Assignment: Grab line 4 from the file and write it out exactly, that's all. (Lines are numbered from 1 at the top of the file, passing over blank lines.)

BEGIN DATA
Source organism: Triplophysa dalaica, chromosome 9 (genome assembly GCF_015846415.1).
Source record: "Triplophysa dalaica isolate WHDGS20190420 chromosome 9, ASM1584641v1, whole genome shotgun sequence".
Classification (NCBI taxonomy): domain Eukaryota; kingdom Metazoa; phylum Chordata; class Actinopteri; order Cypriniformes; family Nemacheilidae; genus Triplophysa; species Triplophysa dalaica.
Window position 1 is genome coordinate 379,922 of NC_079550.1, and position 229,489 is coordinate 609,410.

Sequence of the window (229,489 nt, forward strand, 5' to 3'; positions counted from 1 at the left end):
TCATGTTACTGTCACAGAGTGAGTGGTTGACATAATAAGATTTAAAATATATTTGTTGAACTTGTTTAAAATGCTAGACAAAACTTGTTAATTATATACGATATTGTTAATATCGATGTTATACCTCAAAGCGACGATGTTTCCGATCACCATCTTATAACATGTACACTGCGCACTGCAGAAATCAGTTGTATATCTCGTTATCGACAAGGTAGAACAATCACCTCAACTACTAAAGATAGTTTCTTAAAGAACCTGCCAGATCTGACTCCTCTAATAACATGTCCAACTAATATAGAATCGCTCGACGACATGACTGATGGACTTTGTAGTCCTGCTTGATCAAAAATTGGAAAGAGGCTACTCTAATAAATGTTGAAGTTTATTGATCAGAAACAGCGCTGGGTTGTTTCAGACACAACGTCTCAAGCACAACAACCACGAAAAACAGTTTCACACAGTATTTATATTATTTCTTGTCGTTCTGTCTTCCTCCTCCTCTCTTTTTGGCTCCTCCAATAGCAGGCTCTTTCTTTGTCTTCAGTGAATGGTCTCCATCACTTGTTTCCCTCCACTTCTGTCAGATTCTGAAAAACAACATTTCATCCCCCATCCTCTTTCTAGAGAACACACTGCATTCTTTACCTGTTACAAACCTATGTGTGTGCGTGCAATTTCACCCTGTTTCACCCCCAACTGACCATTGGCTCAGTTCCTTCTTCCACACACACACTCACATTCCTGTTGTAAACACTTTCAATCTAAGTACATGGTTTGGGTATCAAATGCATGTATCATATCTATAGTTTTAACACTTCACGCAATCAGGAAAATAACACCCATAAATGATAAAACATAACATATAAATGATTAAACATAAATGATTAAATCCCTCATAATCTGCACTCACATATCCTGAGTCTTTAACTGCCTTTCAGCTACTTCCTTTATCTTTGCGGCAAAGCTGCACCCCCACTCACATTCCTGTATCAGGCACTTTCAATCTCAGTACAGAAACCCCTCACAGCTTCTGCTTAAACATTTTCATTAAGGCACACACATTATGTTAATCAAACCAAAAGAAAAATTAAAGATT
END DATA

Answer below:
Window position 1 is genome coordinate 379,922 of NC_079550.1, and position 229,489 is coordinate 609,410.